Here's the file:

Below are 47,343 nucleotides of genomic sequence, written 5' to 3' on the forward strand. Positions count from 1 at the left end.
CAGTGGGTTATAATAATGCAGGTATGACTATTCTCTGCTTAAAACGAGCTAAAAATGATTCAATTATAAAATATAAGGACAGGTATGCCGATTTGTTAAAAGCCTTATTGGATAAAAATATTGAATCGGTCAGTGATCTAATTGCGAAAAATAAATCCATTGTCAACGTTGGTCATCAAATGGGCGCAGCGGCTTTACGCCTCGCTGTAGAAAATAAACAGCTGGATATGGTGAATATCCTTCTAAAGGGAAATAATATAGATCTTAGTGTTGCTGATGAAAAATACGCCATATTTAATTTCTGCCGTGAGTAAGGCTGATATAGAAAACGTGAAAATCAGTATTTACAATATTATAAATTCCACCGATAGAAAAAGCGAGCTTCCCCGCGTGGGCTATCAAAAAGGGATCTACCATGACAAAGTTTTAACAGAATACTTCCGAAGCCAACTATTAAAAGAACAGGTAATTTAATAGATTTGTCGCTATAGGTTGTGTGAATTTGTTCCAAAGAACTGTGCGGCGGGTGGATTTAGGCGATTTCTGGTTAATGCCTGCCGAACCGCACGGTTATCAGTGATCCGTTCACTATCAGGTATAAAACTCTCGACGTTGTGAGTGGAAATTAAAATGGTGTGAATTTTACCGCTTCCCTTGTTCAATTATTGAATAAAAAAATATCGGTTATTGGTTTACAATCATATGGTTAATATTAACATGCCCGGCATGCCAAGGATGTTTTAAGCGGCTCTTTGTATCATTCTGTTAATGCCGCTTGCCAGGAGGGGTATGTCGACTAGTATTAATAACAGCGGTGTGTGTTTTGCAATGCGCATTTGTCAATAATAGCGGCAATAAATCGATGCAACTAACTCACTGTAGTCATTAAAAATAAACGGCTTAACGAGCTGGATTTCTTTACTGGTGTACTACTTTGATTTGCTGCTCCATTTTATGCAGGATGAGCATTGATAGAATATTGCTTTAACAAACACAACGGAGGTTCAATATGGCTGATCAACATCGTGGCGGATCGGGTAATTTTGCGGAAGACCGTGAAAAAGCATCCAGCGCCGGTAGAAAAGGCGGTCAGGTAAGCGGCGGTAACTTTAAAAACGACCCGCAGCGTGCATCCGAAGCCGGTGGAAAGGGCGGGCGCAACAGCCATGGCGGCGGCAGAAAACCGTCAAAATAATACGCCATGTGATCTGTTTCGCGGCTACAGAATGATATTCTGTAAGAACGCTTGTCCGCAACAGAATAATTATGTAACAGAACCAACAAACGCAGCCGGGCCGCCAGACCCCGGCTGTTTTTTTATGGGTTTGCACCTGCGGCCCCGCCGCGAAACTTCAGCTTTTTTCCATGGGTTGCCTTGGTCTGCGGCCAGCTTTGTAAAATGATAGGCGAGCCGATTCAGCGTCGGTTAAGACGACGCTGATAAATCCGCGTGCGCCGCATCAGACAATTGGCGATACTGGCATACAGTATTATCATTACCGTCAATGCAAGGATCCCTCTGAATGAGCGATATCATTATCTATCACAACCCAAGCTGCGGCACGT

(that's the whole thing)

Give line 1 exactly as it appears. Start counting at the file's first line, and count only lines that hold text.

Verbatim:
Below are 47,343 nucleotides of genomic sequence, written 5' to 3' on the forward strand. Positions count from 1 at the left end.